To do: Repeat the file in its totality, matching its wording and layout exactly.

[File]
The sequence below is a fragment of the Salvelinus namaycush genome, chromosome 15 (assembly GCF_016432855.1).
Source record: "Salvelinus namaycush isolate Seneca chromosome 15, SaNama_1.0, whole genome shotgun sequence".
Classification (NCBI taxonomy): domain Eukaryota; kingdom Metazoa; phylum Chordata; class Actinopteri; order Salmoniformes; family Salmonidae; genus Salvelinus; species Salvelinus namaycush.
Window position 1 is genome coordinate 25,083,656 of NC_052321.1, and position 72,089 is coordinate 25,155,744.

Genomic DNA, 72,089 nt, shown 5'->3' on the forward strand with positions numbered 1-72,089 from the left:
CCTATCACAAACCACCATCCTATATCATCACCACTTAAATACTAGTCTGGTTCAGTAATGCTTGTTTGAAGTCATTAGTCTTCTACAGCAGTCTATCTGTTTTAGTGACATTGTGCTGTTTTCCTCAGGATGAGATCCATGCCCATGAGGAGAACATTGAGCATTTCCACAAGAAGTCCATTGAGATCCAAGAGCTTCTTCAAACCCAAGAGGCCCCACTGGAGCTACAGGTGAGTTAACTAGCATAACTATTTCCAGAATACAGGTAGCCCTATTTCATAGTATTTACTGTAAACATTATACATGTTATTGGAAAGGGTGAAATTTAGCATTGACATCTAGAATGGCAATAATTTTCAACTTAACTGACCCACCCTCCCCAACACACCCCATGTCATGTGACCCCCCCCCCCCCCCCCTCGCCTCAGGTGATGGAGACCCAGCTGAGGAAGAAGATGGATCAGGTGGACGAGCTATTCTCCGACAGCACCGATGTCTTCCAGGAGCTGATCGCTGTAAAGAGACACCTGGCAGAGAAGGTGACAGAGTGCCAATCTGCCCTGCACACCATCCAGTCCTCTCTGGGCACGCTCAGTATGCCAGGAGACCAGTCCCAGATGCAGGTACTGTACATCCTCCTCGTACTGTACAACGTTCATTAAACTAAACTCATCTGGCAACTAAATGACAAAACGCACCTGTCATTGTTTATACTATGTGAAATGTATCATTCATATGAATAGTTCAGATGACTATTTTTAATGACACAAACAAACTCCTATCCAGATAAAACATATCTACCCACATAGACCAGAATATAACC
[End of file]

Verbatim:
The sequence below is a fragment of the Salvelinus namaycush genome, chromosome 15 (assembly GCF_016432855.1).
Source record: "Salvelinus namaycush isolate Seneca chromosome 15, SaNama_1.0, whole genome shotgun sequence".
Classification (NCBI taxonomy): domain Eukaryota; kingdom Metazoa; phylum Chordata; class Actinopteri; order Salmoniformes; family Salmonidae; genus Salvelinus; species Salvelinus namaycush.
Window position 1 is genome coordinate 25,083,656 of NC_052321.1, and position 72,089 is coordinate 25,155,744.

Genomic DNA, 72,089 nt, shown 5'->3' on the forward strand with positions numbered 1-72,089 from the left:
CCTATCACAAACCACCATCCTATATCATCACCACTTAAATACTAGTCTGGTTCAGTAATGCTTGTTTGAAGTCATTAGTCTTCTACAGCAGTCTATCTGTTTTAGTGACATTGTGCTGTTTTCCTCAGGATGAGATCCATGCCCATGAGGAGAACATTGAGCATTTCCACAAGAAGTCCATTGAGATCCAAGAGCTTCTTCAAACCCAAGAGGCCCCACTGGAGCTACAGGTGAGTTAACTAGCATAACTATTTCCAGAATACAGGTAGCCCTATTTCATAGTATTTACTGTAAACATTATACATGTTATTGGAAAGGGTGAAATTTAGCATTGACATCTAGAATGGCAATAATTTTCAACTTAACTGACCCACCCTCCCCAACACACCCCATGTCATGTGACCCCCCCCCCCCCCCCCTCGCCTCAGGTGATGGAGACCCAGCTGAGGAAGAAGATGGATCAGGTGGACGAGCTATTCTCCGACAGCACCGATGTCTTCCAGGAGCTGATCGCTGTAAAGAGACACCTGGCAGAGAAGGTGACAGAGTGCCAATCTGCCCTGCACACCATCCAGTCCTCTCTGGGCACGCTCAGTATGCCAGGAGACCAGTCCCAGATGCAGGTACTGTACATCCTCCTCGTACTGTACAACGTTCATTAAACTAAACTCATCTGGCAACTAAATGACAAAACGCACCTGTCATTGTTTATACTATGTGAAATGTATCATTCATATGAATAGTTCAGATGACTATTTTTAATGACACAAACAAACTCCTATCCAGATAAAACATATCTACCCACATAGACCAGAATATAACC